Back to school in a virtual classroom
By Ryan Taylor
For the Capital Press
Going back to school via computer connects Ryan with his roots.
By Ryan Taylor
For the Capital Press
This year, as we packed up the backpacks and sharpened the pencils for our kids to go back to school, I went back to school, too.
I didn’t have to board the yellow school bus with our youngsters in the morning, or even drive to a college campus, I just had to make sure the Internet was working and remember my username and password to log in to my virtual classroom.
What subject could be so necessary that a fella who finished his college degrees 21 years ago would be driven to humble himself by re-entering the college student population? It’s a language. It’s my effort to break out of the ranks of monolingual world speakers and become, at the least, partially bilingual.
Now, there are a lot of languages to choose from when going back to college to take a foreign language course. I could have chosen the language of romance, French. Or Spanish, the loving tongue as they say, an important and popular language here in the western hemisphere. Or to get away from the romance languages of Europe, I could have looked to the Slavic “manly languages” like Russian or Bulgarian to toughen up my lingo.
I could have attempted to learn the most widely spoken language in the world, by sheer numbers, Mandarin Chinese. Or Hindustani, spoken in the world’s second most populated country, India. Or I could have gone old school and picked Arabic, one of our planet’s ancient languages.
Nope, none of those dialects were deemed worthy of my valuable learning time. Instead, I chose to study Norwegian, which is the language of, well, Norway. It’s a language spoken fluently by at least seven-hundredths of a percent of the world population, but they’re a darned important 4.9 million people because they’re my relatives in the home country where three-fourths of my blood originated.
Norwegian was the first language of my mother when she grew up in the Norwegian immigrant home of her parents, whose roots were in Hallingdal and Gudbrandsdal, Norway. It’s my heritage and I yearn to touch it by speaking the words that my grandparents and great grandparents spoke. To heck with the practical value of it all.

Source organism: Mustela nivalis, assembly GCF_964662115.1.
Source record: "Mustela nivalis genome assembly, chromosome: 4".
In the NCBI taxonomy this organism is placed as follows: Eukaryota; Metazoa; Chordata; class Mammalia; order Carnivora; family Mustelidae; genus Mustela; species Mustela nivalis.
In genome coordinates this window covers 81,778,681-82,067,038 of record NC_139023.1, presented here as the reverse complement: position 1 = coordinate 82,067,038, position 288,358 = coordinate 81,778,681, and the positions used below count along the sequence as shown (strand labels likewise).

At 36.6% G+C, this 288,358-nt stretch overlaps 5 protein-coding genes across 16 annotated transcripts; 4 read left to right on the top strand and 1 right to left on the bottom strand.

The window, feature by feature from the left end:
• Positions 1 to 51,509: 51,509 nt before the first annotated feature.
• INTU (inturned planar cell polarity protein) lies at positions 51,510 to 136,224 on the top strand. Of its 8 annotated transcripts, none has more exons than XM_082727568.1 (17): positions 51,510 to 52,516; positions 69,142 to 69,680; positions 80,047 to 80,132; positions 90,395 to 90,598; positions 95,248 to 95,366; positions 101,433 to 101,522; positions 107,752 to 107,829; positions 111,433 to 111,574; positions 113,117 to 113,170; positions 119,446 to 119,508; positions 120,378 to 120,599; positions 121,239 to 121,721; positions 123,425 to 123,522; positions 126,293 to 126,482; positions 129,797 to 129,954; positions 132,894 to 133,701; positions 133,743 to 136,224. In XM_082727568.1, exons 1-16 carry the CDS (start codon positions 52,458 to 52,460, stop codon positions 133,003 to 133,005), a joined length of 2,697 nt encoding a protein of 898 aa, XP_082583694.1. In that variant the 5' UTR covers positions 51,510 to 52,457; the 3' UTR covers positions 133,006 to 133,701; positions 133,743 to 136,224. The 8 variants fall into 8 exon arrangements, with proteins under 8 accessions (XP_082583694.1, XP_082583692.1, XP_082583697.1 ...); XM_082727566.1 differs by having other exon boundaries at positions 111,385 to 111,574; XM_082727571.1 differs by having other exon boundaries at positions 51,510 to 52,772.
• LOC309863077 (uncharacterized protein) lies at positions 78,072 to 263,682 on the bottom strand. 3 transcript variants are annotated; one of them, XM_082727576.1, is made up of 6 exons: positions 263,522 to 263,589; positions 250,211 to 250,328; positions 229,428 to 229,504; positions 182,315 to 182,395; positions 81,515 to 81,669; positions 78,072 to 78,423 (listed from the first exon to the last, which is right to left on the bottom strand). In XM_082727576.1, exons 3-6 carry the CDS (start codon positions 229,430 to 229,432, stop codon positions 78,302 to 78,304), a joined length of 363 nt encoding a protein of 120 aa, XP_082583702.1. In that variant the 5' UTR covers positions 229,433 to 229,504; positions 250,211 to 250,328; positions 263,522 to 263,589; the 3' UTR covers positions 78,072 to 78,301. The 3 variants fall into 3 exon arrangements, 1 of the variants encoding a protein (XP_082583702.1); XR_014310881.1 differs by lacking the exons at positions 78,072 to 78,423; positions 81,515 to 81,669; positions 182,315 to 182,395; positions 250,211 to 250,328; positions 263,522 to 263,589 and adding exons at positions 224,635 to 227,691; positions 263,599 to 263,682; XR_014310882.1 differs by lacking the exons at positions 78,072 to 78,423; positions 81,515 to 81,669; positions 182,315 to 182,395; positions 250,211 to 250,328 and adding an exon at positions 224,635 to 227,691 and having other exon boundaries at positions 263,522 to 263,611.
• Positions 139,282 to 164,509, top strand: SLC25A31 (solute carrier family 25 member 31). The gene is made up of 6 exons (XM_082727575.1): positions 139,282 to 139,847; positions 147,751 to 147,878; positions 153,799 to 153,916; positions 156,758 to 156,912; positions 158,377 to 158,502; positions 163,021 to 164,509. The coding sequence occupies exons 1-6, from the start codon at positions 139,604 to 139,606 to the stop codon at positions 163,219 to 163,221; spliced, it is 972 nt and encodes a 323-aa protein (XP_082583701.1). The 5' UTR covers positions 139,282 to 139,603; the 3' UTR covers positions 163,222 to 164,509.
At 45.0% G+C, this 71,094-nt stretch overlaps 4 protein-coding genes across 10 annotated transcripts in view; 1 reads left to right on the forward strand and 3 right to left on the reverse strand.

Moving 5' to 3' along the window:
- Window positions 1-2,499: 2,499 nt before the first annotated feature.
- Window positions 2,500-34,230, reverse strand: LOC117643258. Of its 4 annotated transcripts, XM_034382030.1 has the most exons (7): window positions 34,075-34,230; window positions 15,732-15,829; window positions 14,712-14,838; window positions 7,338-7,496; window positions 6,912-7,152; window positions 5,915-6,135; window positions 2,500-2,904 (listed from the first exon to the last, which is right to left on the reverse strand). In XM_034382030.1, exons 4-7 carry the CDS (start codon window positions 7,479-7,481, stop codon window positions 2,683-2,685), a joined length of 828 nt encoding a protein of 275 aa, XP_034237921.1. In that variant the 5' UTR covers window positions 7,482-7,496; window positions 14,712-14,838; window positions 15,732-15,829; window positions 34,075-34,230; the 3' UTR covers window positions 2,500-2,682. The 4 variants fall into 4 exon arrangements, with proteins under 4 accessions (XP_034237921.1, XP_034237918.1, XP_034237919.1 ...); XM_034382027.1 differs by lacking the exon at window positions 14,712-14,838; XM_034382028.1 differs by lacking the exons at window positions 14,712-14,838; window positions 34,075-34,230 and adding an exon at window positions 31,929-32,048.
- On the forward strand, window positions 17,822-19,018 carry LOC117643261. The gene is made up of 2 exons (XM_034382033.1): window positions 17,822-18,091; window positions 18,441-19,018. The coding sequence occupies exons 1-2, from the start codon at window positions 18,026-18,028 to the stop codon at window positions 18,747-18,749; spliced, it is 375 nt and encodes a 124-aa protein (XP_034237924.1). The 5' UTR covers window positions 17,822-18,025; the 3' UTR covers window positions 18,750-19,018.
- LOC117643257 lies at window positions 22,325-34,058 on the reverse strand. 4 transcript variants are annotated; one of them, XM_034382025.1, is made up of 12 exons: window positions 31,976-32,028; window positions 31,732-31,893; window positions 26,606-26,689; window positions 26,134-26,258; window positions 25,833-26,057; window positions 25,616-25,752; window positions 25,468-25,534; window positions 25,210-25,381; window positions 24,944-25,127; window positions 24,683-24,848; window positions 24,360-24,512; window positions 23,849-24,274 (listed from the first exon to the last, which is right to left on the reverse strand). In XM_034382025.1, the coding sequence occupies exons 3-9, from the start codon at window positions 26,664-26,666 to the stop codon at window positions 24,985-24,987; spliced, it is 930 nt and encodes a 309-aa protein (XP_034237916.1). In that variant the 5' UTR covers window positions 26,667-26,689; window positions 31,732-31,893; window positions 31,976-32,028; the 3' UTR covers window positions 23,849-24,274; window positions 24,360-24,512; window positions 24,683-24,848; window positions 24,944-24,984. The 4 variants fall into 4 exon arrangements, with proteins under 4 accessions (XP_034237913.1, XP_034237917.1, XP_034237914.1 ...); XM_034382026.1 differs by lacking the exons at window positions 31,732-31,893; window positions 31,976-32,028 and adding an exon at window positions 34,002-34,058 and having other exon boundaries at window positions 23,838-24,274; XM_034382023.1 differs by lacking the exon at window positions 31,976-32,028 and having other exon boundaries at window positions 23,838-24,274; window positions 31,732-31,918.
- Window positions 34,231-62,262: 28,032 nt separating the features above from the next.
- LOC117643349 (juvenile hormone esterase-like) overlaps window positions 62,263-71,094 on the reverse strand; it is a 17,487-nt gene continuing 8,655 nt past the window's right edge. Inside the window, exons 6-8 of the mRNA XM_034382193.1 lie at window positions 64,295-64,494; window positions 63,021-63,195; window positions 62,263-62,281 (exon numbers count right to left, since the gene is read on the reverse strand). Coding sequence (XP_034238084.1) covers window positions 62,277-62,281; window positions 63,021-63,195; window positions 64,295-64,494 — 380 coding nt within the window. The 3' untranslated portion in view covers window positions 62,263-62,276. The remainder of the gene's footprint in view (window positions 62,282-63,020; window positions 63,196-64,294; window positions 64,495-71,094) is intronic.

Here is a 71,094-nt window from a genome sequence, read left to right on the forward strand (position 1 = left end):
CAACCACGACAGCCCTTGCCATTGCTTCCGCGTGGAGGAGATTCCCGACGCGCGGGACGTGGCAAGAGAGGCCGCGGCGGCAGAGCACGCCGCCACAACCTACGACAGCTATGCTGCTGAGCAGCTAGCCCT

I reckon it’s the same yearning that a young person growing up on the lands of the Standing Rock tribe might have to learn Lakota. We just need the schools and the language’s fluent speakers to learn the words of our ancestors. My classroom is a computer screen linked to the campus of the Universitetet i Nord Dakota.
No tapes this time
I suppose I could have bought a set of tapes like I did when I was going to learn Spanish 15 years ago. They’re still in near mint condition if you’d like to borrow them. I guess that’s why I chose to pay tuition to be in an actual class. I needed deadlines and expectations and encouragement. Otherwise, it’s another set of tapes gathering the dust of good intentions.
So I’m laying it on the line to snakke norsk lik mora mi, morfar min og bestemora mi (speak Norwegian like my mother and grandparents). I’m putting in time to get up early and study before the kids are awake, investing treasure to pay for the books and tuition, and risking reputation to earn a respectable grade hopefully.
And I’ll have to swallow my pride and face up to my waning years when the university sends me the emails targeted to “non-traditional students,” which means several things but, to me, it means I’m now the “old guy” in class over analyzing test questions and fretting over the homework.
Make that the old Norwegian guy. En Nordmann olding (I think). Ha det bra!